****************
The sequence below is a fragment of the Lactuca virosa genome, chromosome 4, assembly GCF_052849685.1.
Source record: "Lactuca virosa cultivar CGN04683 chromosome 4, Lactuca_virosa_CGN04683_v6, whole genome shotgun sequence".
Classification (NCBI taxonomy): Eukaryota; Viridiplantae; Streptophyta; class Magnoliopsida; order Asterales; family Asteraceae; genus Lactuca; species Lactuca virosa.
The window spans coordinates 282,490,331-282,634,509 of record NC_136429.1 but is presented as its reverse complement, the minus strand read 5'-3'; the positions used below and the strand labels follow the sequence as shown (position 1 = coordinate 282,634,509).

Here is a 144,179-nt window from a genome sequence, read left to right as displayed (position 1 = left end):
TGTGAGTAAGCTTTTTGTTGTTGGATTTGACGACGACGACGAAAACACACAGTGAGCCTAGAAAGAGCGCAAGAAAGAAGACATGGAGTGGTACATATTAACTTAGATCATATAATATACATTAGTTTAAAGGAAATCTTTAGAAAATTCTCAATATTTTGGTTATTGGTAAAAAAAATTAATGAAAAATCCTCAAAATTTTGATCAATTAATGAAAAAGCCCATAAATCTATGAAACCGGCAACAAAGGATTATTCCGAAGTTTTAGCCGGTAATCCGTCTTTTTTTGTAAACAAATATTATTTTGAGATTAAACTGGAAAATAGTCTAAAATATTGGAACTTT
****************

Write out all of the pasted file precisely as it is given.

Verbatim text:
The sequence below is a fragment of the Lactuca virosa genome, chromosome 4, assembly GCF_052849685.1.
Source record: "Lactuca virosa cultivar CGN04683 chromosome 4, Lactuca_virosa_CGN04683_v6, whole genome shotgun sequence".
Classification (NCBI taxonomy): Eukaryota; Viridiplantae; Streptophyta; class Magnoliopsida; order Asterales; family Asteraceae; genus Lactuca; species Lactuca virosa.
The window spans coordinates 282,490,331-282,634,509 of record NC_136429.1 but is presented as its reverse complement, the minus strand read 5'-3'; the positions used below and the strand labels follow the sequence as shown (position 1 = coordinate 282,634,509).

Here is a 144,179-nt window from a genome sequence, read left to right as displayed (position 1 = left end):
TGTGAGTAAGCTTTTTGTTGTTGGATTTGACGACGACGACGAAAACACACAGTGAGCCTAGAAAGAGCGCAAGAAAGAAGACATGGAGTGGTACATATTAACTTAGATCATATAATATACATTAGTTTAAAGGAAATCTTTAGAAAATTCTCAATATTTTGGTTATTGGTAAAAAAAATTAATGAAAAATCCTCAAAATTTTGATCAATTAATGAAAAAGCCCATAAATCTATGAAACCGGCAACAAAGGATTATTCCGAAGTTTTAGCCGGTAATCCGTCTTTTTTTGTAAACAAATATTATTTTGAGATTAAACTGGAAAATAGTCTAAAATATTGGAACTTT